One thing I see varying a lot in “Japenese RPGs” (Final Fantasy, Eternal
Sonata, Golden Sun, etc) these days is the combat system. It all started
with Final Fantasy’s simple turn-based system, attack, enemy attacks,
you attack, and so on. Slowly it got more complex, with twitch-based
buttons in the turn based whether require button inputs, timing on
attacks, etc. My favorite system as of late was Eternal Sonata’s. If you
haven’t played it (go play it now), the system was turn based, but as it
was your turn, it was active and real-time. You have 5 seconds to make a
move, attack, etc. You could chain like 12 or 16 attacks per turn, and
then use a special move at the end, or just keep building up attacks and
wait for your next character. The higher chain of attacks you reached
(they accumulate if you don’t use a special) the more powerful the next
special move would be. Also, when you were being attacked by the enemy,
you could push a button at the right time to lower the damage taken.
It kept me entertained, a lot more than Final Fantasy or several other
RPGs ever did because I wasn’t just watching my people attack.
Then there are full real-time systems, Kingdom Hearts is a good example.
KH didn’t even have seperate battlefields, and it was like an Action
I’m sure most of you remember some games you’ve played in which you’ve
loved or hated the battle system, and I’m sure there were reasons. I’d
like to hear some of your own ideas, likes, dislikes, or maybe even
ideas that you’d like to see someone do.
Something I’d like to see is this: A complete action-based system
(Seperate battle screen), with other teammates controlled by AI. I’ll
Encounter starts and you are queued to a new battle scene. You control
1 of 3 characters. You have a “stamina” bar or at leas thats what I’m
calling it. You can move around, cast spells, attack, but everything you
do drains that stamina bar. That bar slowly recharges which you are
fighting, so you could get it down to 1% and then wait until it’s back
up to attack. The smarter thing however is to use it all the way down,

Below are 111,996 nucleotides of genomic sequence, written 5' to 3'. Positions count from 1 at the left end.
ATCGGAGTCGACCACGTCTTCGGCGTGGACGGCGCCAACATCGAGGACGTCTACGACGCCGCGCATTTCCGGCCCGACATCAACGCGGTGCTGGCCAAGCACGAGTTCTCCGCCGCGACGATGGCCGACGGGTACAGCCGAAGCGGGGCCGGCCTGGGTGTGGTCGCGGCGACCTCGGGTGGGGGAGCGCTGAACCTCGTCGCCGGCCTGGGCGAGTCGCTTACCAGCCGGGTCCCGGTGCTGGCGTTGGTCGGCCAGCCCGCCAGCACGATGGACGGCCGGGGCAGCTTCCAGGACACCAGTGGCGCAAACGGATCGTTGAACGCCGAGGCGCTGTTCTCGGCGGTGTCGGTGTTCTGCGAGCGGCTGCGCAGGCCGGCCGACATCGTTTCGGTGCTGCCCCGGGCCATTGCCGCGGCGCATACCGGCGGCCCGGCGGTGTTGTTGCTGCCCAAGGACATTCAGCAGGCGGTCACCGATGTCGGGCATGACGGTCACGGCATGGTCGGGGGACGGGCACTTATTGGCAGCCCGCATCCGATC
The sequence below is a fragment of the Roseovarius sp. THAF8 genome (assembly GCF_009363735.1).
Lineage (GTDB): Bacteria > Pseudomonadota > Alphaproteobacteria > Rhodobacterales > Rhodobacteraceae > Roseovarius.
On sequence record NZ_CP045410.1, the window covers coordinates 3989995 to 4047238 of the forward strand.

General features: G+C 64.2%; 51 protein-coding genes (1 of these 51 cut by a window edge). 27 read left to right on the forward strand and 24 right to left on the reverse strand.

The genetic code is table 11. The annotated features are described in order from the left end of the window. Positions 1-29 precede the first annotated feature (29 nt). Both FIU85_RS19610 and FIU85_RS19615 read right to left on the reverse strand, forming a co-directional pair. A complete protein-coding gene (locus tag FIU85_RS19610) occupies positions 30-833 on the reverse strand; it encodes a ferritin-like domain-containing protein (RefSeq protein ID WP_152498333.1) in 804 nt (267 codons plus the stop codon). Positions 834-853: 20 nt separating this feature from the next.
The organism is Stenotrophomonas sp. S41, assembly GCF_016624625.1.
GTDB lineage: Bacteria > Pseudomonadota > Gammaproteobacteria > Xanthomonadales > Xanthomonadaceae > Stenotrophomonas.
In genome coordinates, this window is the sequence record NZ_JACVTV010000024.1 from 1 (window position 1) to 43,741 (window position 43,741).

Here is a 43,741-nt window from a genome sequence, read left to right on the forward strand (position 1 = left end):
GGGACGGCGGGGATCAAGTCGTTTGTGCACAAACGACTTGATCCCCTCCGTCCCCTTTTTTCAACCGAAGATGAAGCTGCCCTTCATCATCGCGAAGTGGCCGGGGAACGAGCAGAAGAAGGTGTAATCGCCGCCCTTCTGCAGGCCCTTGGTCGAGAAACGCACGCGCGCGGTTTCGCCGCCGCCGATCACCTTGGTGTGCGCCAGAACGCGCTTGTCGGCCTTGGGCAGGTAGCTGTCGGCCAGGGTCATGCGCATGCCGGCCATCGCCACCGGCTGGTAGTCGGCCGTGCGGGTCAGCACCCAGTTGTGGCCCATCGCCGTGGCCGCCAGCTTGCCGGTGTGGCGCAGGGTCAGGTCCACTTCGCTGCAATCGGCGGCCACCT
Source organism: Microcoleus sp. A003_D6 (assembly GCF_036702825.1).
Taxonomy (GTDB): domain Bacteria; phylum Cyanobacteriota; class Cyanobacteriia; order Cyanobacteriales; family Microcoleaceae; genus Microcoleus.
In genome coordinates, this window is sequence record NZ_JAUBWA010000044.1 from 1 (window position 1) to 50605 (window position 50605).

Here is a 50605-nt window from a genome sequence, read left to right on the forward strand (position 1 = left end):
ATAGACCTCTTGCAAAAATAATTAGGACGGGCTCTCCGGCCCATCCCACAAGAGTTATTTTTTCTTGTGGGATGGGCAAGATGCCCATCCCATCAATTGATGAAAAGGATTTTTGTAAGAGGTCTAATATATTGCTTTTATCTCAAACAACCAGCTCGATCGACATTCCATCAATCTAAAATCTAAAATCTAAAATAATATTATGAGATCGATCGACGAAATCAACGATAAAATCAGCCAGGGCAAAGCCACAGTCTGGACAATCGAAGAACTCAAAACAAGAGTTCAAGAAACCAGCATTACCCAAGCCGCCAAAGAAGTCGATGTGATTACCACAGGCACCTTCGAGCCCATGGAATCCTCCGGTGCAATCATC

you then are rendered in an unmovable state and you can’t do anything
except defend. Defending takes away from your recharging stamina a
little bit but it reduces damage. While you are waiting for your stamina
to fully recharge, you can take control of another member of your party.
Also, you can pause the battle at any time, switch a new character,
issue a command, and he/she will use it when unpaused. The enemies
follow the same system of stamina.
That’s my idea for a good battle system, you can give me your opinion on
that, or just discuss previous battle systems you’ve seen before or even
design your own! Just trying to spark some thinking here! : )
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most rpg now use a full action system, the witcher use something similar
to your system, a delay between actions, but IMHO it feels…
artificial, usually when ones life is in stake, a living being will do
everything to defend/attack/escape, instead of waiting.
im not trashing the turn based system, it was good back in the 80s and
90s, but it was mostly because full fledged battles with stats and many
characters on screen were too much for the system (thoug games like
already real time battle and turn based (it was nice to have the
the last game i played with that system was FFx, and i was tempted to